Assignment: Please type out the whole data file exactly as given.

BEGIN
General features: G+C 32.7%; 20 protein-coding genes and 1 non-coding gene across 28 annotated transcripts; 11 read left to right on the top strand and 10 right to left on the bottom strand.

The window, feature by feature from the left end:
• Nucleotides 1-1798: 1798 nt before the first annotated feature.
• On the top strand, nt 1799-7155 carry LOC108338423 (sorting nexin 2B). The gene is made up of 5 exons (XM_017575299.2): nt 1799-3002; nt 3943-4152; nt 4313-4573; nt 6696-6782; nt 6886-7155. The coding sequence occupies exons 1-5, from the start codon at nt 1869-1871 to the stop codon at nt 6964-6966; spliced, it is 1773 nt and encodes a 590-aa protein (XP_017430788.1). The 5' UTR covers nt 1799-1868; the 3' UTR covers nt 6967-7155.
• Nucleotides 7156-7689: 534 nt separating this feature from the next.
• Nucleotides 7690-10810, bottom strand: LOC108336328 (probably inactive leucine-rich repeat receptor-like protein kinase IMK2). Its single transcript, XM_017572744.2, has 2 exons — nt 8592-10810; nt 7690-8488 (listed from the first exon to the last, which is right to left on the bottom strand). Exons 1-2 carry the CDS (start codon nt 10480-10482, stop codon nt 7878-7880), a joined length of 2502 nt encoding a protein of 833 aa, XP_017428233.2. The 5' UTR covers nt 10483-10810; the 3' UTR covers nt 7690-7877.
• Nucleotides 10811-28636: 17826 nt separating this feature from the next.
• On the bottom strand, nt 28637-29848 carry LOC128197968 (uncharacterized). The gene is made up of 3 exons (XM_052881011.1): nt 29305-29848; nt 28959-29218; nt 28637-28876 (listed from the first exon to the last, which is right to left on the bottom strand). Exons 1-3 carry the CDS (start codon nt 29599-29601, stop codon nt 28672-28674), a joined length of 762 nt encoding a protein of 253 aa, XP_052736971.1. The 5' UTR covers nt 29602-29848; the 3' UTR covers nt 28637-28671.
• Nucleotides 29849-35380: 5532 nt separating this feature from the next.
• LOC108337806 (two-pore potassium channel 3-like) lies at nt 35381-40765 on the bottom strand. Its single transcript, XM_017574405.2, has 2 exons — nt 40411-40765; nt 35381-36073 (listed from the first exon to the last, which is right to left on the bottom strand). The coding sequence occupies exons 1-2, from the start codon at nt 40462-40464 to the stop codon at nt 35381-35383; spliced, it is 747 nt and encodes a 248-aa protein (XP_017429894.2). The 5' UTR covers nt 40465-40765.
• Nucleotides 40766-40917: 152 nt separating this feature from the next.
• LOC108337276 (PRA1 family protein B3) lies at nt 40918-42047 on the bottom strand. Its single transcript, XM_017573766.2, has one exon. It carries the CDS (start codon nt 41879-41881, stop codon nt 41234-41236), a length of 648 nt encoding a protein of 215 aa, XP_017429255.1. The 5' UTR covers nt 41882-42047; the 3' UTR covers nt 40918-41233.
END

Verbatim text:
General features: G+C 32.7%; 20 protein-coding genes and 1 non-coding gene across 28 annotated transcripts; 11 read left to right on the top strand and 10 right to left on the bottom strand.

The window, feature by feature from the left end:
• Nucleotides 1-1798: 1798 nt before the first annotated feature.
• On the top strand, nt 1799-7155 carry LOC108338423 (sorting nexin 2B). The gene is made up of 5 exons (XM_017575299.2): nt 1799-3002; nt 3943-4152; nt 4313-4573; nt 6696-6782; nt 6886-7155. The coding sequence occupies exons 1-5, from the start codon at nt 1869-1871 to the stop codon at nt 6964-6966; spliced, it is 1773 nt and encodes a 590-aa protein (XP_017430788.1). The 5' UTR covers nt 1799-1868; the 3' UTR covers nt 6967-7155.
• Nucleotides 7156-7689: 534 nt separating this feature from the next.
• Nucleotides 7690-10810, bottom strand: LOC108336328 (probably inactive leucine-rich repeat receptor-like protein kinase IMK2). Its single transcript, XM_017572744.2, has 2 exons — nt 8592-10810; nt 7690-8488 (listed from the first exon to the last, which is right to left on the bottom strand). Exons 1-2 carry the CDS (start codon nt 10480-10482, stop codon nt 7878-7880), a joined length of 2502 nt encoding a protein of 833 aa, XP_017428233.2. The 5' UTR covers nt 10483-10810; the 3' UTR covers nt 7690-7877.
• Nucleotides 10811-28636: 17826 nt separating this feature from the next.
• On the bottom strand, nt 28637-29848 carry LOC128197968 (uncharacterized). The gene is made up of 3 exons (XM_052881011.1): nt 29305-29848; nt 28959-29218; nt 28637-28876 (listed from the first exon to the last, which is right to left on the bottom strand). Exons 1-3 carry the CDS (start codon nt 29599-29601, stop codon nt 28672-28674), a joined length of 762 nt encoding a protein of 253 aa, XP_052736971.1. The 5' UTR covers nt 29602-29848; the 3' UTR covers nt 28637-28671.
• Nucleotides 29849-35380: 5532 nt separating this feature from the next.
• LOC108337806 (two-pore potassium channel 3-like) lies at nt 35381-40765 on the bottom strand. Its single transcript, XM_017574405.2, has 2 exons — nt 40411-40765; nt 35381-36073 (listed from the first exon to the last, which is right to left on the bottom strand). The coding sequence occupies exons 1-2, from the start codon at nt 40462-40464 to the stop codon at nt 35381-35383; spliced, it is 747 nt and encodes a 248-aa protein (XP_017429894.2). The 5' UTR covers nt 40465-40765.
• Nucleotides 40766-40917: 152 nt separating this feature from the next.
• LOC108337276 (PRA1 family protein B3) lies at nt 40918-42047 on the bottom strand. Its single transcript, XM_017573766.2, has one exon. It carries the CDS (start codon nt 41879-41881, stop codon nt 41234-41236), a length of 648 nt encoding a protein of 215 aa, XP_017429255.1. The 5' UTR covers nt 41882-42047; the 3' UTR covers nt 40918-41233.